I’ve been a huge fan of this Italian (now, Anglo-Italian with the addition of Chris Maitland on drums) post-prog act for coming up on a decade now. Indeed, I find Lightdark (2008) and A Sense of Loss (2009) to be essential parts of any serious progger’s library. When music historians look back on this current revival of prog, the albums of Nosound will stand at the forefront–along with the works of Big Big Train, Glass Hammer, Gazpacho, Cosmograf, Ayreon, and The Fierce and the Dead . . . and many others (what a great time to be a prog fan!).
This music is contemplative and wave-like, without ever descending into the abyss of self-absorption or ascending into the madness of over-the-top ELPism. Probably the best descriptive of Nosound’s perfectionist sound would be: tasteful.
Nosound’s official website is: http://nosound.net/. I preordered “Afterthoughts” the moment the CD was announced, and I very much look forward to reviewing it.
From its cover image reminiscent of the all-seeing camera eye of 2001: A Space Odyssey‘s HAL computer, to the final track “When the Air Runs Out”, Cosmograf’s new album, The Man Left in Space, is a profound meditation on the tragedy of modern man’s surrender to ambition and technology, and the ensuing isolation that results.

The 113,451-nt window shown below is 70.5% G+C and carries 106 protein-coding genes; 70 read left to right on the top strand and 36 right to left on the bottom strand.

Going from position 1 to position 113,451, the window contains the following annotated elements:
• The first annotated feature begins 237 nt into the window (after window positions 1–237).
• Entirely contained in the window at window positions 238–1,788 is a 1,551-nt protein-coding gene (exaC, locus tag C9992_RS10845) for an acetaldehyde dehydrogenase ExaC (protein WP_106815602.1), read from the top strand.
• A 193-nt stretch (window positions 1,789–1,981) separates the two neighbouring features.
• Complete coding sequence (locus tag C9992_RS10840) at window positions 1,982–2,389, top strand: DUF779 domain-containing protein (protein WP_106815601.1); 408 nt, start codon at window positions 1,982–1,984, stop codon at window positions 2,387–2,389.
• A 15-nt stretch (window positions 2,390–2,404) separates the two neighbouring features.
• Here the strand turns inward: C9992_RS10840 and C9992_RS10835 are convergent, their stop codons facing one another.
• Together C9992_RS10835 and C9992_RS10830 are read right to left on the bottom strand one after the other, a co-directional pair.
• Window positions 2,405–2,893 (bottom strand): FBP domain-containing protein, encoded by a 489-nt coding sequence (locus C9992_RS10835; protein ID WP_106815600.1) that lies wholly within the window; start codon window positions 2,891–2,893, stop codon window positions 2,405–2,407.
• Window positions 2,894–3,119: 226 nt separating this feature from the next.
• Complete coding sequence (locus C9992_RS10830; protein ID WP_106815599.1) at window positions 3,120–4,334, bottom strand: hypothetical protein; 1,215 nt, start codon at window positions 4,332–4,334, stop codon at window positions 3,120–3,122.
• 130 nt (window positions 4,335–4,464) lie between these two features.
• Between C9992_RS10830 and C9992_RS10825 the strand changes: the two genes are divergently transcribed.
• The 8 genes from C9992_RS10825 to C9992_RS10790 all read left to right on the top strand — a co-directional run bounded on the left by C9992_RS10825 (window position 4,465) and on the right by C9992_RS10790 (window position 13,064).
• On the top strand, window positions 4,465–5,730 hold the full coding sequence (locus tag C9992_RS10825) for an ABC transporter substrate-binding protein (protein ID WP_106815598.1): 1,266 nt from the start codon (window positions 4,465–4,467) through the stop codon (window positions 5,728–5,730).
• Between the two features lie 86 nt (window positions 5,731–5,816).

Beginning with a bewildered astronaut, Sam, asking, “How did I get here?”, the listener is transported to the near-future, where Sam is questioning his motives for agreeing to a mission to “change the human race”. Can over-achievement bring satisfaction and happiness?
Ambition brought me here.
A winner in my field.
Dare to be a dreamer.
Find your fate is sealed.
Hidden truths revealed.
Through memory flashbacks, snippets of dialog with the ship’s android, and sampled audio of actual NASA space missions, we share Sam’s growing sense of melancholic disconnection with reality.
I take these pills. They help me numb the pain.
They stop me from feeling blue.
I feel the days getting longer now.
I’d like to dream, but I’ve forgotten how.
He’s even reduced to crooning a love song to his “beautiful treadmill” that will “keep my soul in grace”. Throughout, the ship’s android is monitoring Sam and vainly attempting to create a normal environment. Earth’s Mission Control tries to contact him, but they cannot get through. Sam realizes that without human contact, he will eventually slide into madness. No simulation, no matter how realistic, can replace the touch of another person.